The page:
The first time Rukmini Dahanukar crossed the finish line, she had tears in her eyes. Today, the serial marathon runner finds it tougher to cross the starting line. For, she says, once she has done that, the next 42km would be simple.
Pushing limits: Marathon runner Rukmini Dahanukar will also attempt the triathlon. Abhijit Bhatlekar / Mint
Unlike most of Mumbai, the 36-year-old Dahanukar does not merely sprint after a departing local train but runs for the sheer challenge and pleasure of it. She started five years ago, enthused by the sight of people jogging in the US. Since her first half marathon in 2004, she has participated in several, in India and abroad, and is constantly looking for new challenges.
This year, the self-employed entrepreneur who runs a brand identity and design communications firm, Nirmiti, will test her widening aspirations in three endurance events—the Standard Chartered Mumbai Marathon on 17 January, the India International Triathlon in Goa on 14 February and the Mumbai Cyclothon on 21 February. While the Mumbai Marathon is into its seventh edition, the other two events are being held for the first time.
The full marathon is a 42km run, the triathlon will offer an Olympic distance race (1.5km swim/40km on cycle/10km run) and a more extreme race (1.5km swim/60km on cycle/11km run), while the Cyclothon will include a 100km race for international competitors.
Mumbai, traditionally, does not host too many international events, except cricket, because of a lack of international standard infrastructure, which makes the induction of two new global events here this year unusual. Indians have traditionally excelled in sports that are not too frenetic—such as cricket, chess and cue sports, with periodic exceptions in badminton, tennis and hockey. Mumbai is also not a city that encourages running, with its hot and humid weather, lack of open spaces, heavy, chaotic traffic and bad roads.
People like Girish Mallya, who has been running competitively for the last eight years and has participated in marathons in Bangalore and Singapore, among other places, are therefore surprised at the sudden spurt of outdoor events in and around Mumbai.
“I am constantly disappointed with the culture of running in Mumbai, unlike, say, in Bangalore. I don’t see a single soul running for eight months a year,” says the 34-year-old digital publisher.
The explanation for the new events lies perhaps in the success of the marathon that started in 2004. There were fewer than 800 marathon runners and 4,000 half-marathon runners in the first year, according to Procam International Ltd, the promoters of the event. In the 2010 edition, there will be 3,500 full marathoners and 11,000 in the half. The prize money too has increased to $310,000 (approx. Rs1.45 crore) from $210,000. Procam has also been organizing the Delhi half marathon for the last five years and the Bangalore 10km run over the last two years.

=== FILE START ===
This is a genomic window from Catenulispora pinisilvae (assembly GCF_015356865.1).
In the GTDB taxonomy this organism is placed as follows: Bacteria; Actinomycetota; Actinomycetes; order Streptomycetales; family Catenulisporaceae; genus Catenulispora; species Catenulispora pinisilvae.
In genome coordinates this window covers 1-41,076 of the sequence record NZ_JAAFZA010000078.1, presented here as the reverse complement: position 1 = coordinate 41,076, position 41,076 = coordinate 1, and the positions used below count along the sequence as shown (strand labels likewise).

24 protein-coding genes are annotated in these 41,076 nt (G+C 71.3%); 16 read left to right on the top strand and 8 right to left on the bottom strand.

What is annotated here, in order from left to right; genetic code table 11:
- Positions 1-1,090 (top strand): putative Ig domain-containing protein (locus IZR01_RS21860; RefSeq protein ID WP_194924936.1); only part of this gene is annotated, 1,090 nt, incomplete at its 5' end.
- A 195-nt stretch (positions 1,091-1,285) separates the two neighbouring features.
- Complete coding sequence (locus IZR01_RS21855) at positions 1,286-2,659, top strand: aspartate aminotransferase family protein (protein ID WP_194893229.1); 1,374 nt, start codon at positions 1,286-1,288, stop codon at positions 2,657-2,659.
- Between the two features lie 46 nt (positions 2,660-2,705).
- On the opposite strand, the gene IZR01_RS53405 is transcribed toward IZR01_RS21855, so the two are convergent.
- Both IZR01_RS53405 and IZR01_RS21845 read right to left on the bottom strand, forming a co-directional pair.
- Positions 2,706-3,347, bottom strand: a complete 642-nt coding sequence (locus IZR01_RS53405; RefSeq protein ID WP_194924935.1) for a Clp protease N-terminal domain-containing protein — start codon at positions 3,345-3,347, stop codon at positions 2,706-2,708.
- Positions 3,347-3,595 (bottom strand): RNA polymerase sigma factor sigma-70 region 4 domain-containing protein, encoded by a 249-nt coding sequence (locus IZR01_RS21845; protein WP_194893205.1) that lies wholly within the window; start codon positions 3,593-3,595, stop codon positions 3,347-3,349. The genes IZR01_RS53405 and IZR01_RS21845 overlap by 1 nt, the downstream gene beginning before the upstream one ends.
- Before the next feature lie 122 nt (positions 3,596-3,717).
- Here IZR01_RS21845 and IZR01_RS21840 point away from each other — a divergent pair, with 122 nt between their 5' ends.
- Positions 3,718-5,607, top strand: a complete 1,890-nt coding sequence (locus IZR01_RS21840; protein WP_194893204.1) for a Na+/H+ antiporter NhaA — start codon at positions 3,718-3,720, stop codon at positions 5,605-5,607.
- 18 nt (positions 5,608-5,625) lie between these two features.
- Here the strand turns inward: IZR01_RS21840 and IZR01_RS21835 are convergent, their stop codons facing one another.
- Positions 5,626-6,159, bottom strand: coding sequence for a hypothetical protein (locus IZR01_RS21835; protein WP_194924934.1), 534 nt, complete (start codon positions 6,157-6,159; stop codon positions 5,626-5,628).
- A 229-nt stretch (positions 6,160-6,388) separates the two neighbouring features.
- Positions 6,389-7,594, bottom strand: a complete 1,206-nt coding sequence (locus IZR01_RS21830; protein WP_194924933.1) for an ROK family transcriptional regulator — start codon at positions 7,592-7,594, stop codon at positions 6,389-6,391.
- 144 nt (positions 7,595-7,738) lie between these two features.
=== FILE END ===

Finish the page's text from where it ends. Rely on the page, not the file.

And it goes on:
The marathon’s success also stems from the enthusiasm among locals and administrative support that has made it an annual highlight in Mumbai’s diary. While the event has its critics, most people who spoke to this newspaper admitted the marathon had set an admirable example, as a mass participation competition and fundraiser.
Both Chandradev Bhagat, CEO, Greymatter Entertainment, the company that is promoting the India International Triathlon, and Akil Khan, chairman of ID Health and Fitness Ltd, which is jointly organizing the Mumbai Cyclothon, agree but their reason for holding these events, they say, is to promote health and fitness.
The cyclothon is a Rs12 crore event, while the triathlon will cost between Rs3 crore and Rs3.5 crore. Again, the Mumbai Marathon set the precedent for a successful business model. “It was a quite a struggle in the earlier years and still the earnings are not spectacular by any stretch of imagination. But marathons are a long-term game and things are definitely getting better each year,” says Vivek Singh, joint managing director of Procam International.
While accepting the obvious shortcomings of a city like Mumbai, the Indian cricket team’s former physiotherapist John Gloster, who is now with the Rajasthan Royals team in the Indian Premier League (IPL), says the city is a good venue because “people here are accepting of new things”. “Look at the reception the Formula One car got. The success of the marathon over the years has meant people here have open minds to new sports and challenges,” says Gloster, who is working with Khan on the cyclothon.
Athletics Federation of India working president Adille Sumariwala adds that the interest is due to the large percentage of people in the age group of 18-35 and their “mind shift to look good and fit. This young group is mobile, travels and has understood that the best way to relieve stress is to participate. This could not have happened 10 years ago, just like the IPL. The timing is now right.”
Most people this author spoke to agreed that the growing number of events do signify a trend, pushed by personal interests and profits. But a cultural change in mindset to running regularly will take some time coming since most Indian metropolitan cities are not conducive to jogging or biking, unless a person is chasing a train or a bus, of course.